We focus on studying prediction problems from event sequences. The latter are ubiquitous in several scenario involving human activities, including especially information diffusion in social media.

The scope of the MP is to investigate methods for learning deep probabilistic models based on latent representations that can explain and predict event evolution within social media. Latent variables are particularly promising in situations where the level of uncertainty is high, due to their capabilities in modeling the hidden causal relationships that characterize data and ultimately guarantee robustness and trustability in decisions. In addition, probabilistic models can efficiently support simulation, data generation and different forms of collaborative human-machine reasoning.

There are several reasons why this problem is challenging. We plan to study these challenges and provide an overview of the current advances, as well as a repository of available techniques and datasets that can be exploited for research and study.

Output

A journal paper reviewing the current issues and challenges

A repository of the existing methods, with their implementations and available datasets

Project Partners:

  • Consiglio Nazionale delle Ricerche (CNR), Giuseppe Manco
  • INESC TEC, Joao Gama
  • Università di Pisa (UNIPI), Dino Pedreschi

Primary Contact: Giuseppe Manco, CNR

The goal of the project is to investigate the role of social norms on misinformation in online communities. This knowledge can help identify new interventions in online communities that help prevent the spread of misinformation. To accomplish the task, the role of norms will be explored by analyzing Twitter data gathered through the Covid19 Infodemics Observatory, an online platform developed to study the relationship between the evolution of the COVID-19 epidemic and the information dynamics on social media. This study can inform a further set of microprojects addressing norms in AI systems through theoretical modelling and social simulations.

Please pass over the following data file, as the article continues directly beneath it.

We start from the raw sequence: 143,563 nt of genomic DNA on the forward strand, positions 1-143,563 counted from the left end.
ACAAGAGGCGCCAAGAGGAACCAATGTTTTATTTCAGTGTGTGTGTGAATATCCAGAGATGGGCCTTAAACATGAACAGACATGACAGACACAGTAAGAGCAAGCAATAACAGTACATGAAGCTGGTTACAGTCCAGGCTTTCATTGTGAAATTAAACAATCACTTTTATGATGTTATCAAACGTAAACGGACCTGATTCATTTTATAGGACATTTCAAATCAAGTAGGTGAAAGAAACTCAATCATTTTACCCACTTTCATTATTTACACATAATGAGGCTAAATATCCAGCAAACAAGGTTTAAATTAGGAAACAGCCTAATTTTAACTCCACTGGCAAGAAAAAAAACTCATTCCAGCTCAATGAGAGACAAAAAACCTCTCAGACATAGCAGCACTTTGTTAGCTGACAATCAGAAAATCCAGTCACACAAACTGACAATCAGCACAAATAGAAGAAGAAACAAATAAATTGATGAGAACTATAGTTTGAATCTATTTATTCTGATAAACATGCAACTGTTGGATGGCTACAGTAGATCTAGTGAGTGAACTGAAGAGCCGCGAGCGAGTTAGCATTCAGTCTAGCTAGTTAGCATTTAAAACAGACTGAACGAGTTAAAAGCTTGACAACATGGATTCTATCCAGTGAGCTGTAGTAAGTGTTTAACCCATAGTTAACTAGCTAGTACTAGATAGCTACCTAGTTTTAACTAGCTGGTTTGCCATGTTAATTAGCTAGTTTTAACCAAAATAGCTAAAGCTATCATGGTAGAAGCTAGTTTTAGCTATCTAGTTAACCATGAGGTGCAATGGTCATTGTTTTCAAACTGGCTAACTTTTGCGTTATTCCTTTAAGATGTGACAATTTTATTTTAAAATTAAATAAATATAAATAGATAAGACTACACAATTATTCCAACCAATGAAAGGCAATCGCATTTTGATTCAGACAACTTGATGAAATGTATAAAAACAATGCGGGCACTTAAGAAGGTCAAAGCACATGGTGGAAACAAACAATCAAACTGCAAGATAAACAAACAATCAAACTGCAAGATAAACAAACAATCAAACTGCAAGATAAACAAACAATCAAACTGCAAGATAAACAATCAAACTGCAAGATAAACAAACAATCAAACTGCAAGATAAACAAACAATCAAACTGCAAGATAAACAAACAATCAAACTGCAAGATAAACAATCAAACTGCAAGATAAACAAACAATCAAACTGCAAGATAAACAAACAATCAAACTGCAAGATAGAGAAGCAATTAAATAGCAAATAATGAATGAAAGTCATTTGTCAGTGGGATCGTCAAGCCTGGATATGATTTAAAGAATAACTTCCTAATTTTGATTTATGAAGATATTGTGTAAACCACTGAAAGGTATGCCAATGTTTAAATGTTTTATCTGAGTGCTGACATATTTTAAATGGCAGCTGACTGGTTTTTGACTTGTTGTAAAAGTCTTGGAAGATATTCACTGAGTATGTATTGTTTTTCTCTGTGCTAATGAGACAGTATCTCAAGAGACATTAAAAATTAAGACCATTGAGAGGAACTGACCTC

Output

Diagnosis and visualization map of existing social norms underlying fake news related to COVID19

Presentations

Project Partners:

  • Consiglio Nazionale delle Ricerche (CNR), ISTC: Eugenia Polizzi)
  • Fondazione Bruno Kessler (FBK), Marco Pistore

Primary Contact: Eugenia Polizzi, CNR-ISTC

Main results of micro project:

Through the analysis of millions of geolocated tweets collected during the Covid-19 pandemic we were able to identify the existence of structural and functional network features supporting an “illusion of the majority" on Twitter. Our results suggest that the majority of fake (and other) contents related to the pandemic are produced by a minority of users and that there is a structural segmentation in a small “core” of very active users responsible for large amount of fake news and a larger "periphery" that mainly retweets the contents produced by the core. This discrepancy between the size and identity of users involved in the production and diffusion of fake news suggests that a distorted perception of what users believe is the majority opinion may pressure users (especially those in the periphery) to comply with the group norm and further contribute to the spread of misinformation in the network.

Contribution to the objectives of HumaneAI-net WPs